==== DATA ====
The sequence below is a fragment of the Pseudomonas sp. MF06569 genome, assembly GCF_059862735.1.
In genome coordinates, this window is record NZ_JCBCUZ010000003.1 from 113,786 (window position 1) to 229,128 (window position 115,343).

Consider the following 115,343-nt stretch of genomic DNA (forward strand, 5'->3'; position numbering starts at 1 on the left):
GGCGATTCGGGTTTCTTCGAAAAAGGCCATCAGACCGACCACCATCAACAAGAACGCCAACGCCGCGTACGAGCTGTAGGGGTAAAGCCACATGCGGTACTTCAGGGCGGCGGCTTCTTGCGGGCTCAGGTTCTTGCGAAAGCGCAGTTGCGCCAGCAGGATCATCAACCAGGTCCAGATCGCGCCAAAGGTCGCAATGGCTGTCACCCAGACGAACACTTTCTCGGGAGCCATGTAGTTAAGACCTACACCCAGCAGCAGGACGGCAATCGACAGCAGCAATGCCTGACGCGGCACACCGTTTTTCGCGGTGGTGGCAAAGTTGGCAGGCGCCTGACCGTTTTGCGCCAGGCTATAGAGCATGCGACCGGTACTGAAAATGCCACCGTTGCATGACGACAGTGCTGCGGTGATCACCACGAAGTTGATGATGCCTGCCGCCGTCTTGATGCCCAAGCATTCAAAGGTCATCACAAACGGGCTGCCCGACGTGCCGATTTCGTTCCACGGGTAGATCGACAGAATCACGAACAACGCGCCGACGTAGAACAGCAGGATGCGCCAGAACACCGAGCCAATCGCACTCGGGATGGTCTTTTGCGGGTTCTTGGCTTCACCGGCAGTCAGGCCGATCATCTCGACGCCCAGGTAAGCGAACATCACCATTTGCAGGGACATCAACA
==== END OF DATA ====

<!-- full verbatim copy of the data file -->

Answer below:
The sequence below is a fragment of the Pseudomonas sp. MF06569 genome, assembly GCF_059862735.1.
In genome coordinates, this window is record NZ_JCBCUZ010000003.1 from 113,786 (window position 1) to 229,128 (window position 115,343).

Consider the following 115,343-nt stretch of genomic DNA (forward strand, 5'->3'; position numbering starts at 1 on the left):
GGCGATTCGGGTTTCTTCGAAAAAGGCCATCAGACCGACCACCATCAACAAGAACGCCAACGCCGCGTACGAGCTGTAGGGGTAAAGCCACATGCGGTACTTCAGGGCGGCGGCTTCTTGCGGGCTCAGGTTCTTGCGAAAGCGCAGTTGCGCCAGCAGGATCATCAACCAGGTCCAGATCGCGCCAAAGGTCGCAATGGCTGTCACCCAGACGAACACTTTCTCGGGAGCCATGTAGTTAAGACCTACACCCAGCAGCAGGACGGCAATCGACAGCAGCAATGCCTGACGCGGCACACCGTTTTTCGCGGTGGTGGCAAAGTTGGCAGGCGCCTGACCGTTTTGCGCCAGGCTATAGAGCATGCGACCGGTACTGAAAATGCCACCGTTGCATGACGACAGTGCTGCGGTGATCACCACGAAGTTGATGATGCCTGCCGCCGTCTTGATGCCCAAGCATTCAAAGGTCATCACAAACGGGCTGCCCGACGTGCCGATTTCGTTCCACGGGTAGATCGACAGAATCACGAACAACGCGCCGACGTAGAACAGCAGGATGCGCCAGAACACCGAGCCAATCGCACTCGGGATGGTCTTTTGCGGGTTCTTGGCTTCACCGGCAGTCAGGCCGATCATCTCGACGCCCAGGTAAGCGAACATCACCATTTGCAGGGACATCAACA